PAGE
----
The four other Irishmen mentioned in the Reddan report were Reddan’s pal, Bernard Reilly, Daniel Rian (Ryan), Denis Hogan and ‘Jean Michel’ (who is actually described as Scottish in the Reilly report). These four are described in the Reilly report as being “so addicted to wine that they knew nobody in this state, and they had the habit of shutting themselves inside their rooms where they fought with each other like beasts.” The authorities decided that a lottery should be organised to determine which one of the foursome should be expelled. Bernard Reilly chose the short straw, and thus was expelled on the same day in 1717 as his drinking companion, Philip Reddan.

The short biographies of all those who applied for admission to the Invalides provides insight into the kind of campaigns in which the Irish became embroiled in the service of France. We learn, for example, that a certain Denis Shaughnessy (admitted to the Invalides at age 60) had been captured by Algerian pirates and put into slavery before being ransomed by Louis XIV. Simon Kelly from Galway was admitted at age 85 after having clocked up 60 years certified service (including a period of enslavement in Crete). He was admitted at the end of May 1697, but gave up his place four and a half months later and was given 15 livres to see him on his way. William Swan from Co. Tyrone was admitted in 1786, aged 38, having had his right leg amputated after being struck by a British bullet in Tobago in the Caribbean.

 Stylised view of life in the Invalides in the 17th century
Below are the registry entries for a random selection of these Irishmen.

Dominique Morphy (sic.)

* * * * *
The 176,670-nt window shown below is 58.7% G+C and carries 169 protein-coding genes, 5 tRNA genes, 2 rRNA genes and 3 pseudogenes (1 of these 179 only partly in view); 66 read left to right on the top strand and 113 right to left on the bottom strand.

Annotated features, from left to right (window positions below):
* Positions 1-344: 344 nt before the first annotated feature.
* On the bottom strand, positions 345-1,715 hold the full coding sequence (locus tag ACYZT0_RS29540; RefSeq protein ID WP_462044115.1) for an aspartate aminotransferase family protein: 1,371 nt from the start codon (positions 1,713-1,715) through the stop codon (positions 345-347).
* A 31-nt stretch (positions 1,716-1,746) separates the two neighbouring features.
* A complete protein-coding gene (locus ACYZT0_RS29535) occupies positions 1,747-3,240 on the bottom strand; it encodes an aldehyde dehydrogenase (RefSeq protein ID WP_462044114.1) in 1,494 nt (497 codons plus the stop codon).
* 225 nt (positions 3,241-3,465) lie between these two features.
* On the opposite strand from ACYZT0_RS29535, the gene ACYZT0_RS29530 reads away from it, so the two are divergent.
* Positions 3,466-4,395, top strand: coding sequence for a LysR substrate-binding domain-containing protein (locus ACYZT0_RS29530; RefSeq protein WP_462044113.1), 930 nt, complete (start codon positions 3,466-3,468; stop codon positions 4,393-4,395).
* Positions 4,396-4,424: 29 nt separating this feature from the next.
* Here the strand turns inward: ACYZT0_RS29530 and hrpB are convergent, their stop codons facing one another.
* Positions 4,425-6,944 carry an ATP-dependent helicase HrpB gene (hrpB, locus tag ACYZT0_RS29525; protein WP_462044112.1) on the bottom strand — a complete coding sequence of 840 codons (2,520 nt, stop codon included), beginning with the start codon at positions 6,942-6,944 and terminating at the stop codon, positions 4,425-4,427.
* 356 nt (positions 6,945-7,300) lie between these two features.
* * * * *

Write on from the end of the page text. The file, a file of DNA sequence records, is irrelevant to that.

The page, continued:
Received into the Hotel on 14 April 1746
Dominique Morphy, Irish, aged 22, native of Clonemalos (Clonemacnoise), County Roscommon in Ireland, Soldier in the Irish regiment of Roth, company lieutenant colonel, where he served for 5 years, has a left arm that was crippled from a shot at the battle of Fontenoy, and is a Catholic.

Mathieu Ryan
Received into the Hotel on 30 September 1723
Mathieu Ryan Irish, aged 33, native of Dublin in Ireland, Soldier of Sire de Glasco, Dillon’s Irish Regiment, where he served 17 years..has his left calf and both arms crippled, having broken them as a result of a fall while he was on duty on a bastion at Sarrelouis, having Fallen into a boat that was moored in the water, which put him out of combat, tailor by trade and is Catholic.
- Sept. 5, 1724. Mathieu Ryan, Irish, having deserted the Hotel on July 25 last, bringing with him only the standard uniform he had been issued, the governor decided to allow him respite to return to the Hotel by September, which he did not do. This is why he has been struck from the register of the Hotel as a déserter on this day, Sept. 5, 1724.

Luc Keffe (Luke Keefe?)
Received into the Hotel on January 10, 1710
Luc Keffe Irish, aged 74, Native of Corck in Irlande. Soldier of Sire David Barry, Regiment of O’Brien (previously Clare), where he served for eight years, and before that for 12 years in the régiments of the King and of Aumont, as indicated in his certificates. His poor bearing and his weak eyesight and the wounds to his left arm that he received from a halberd during the battle of Ramillies mean he is unfit for service, and is a Catholic
                                                                        - February 25, 1720. He is decease

Select Bibliography

"Guests of France: a description of the Invalides with an account of the Irish in that institution" 
Eoghan Ó hAnnracháin in Franco-irish Military Connections, 1590-1945
ed. Nathalie Genet-Rouffiac & David Murphy (2009)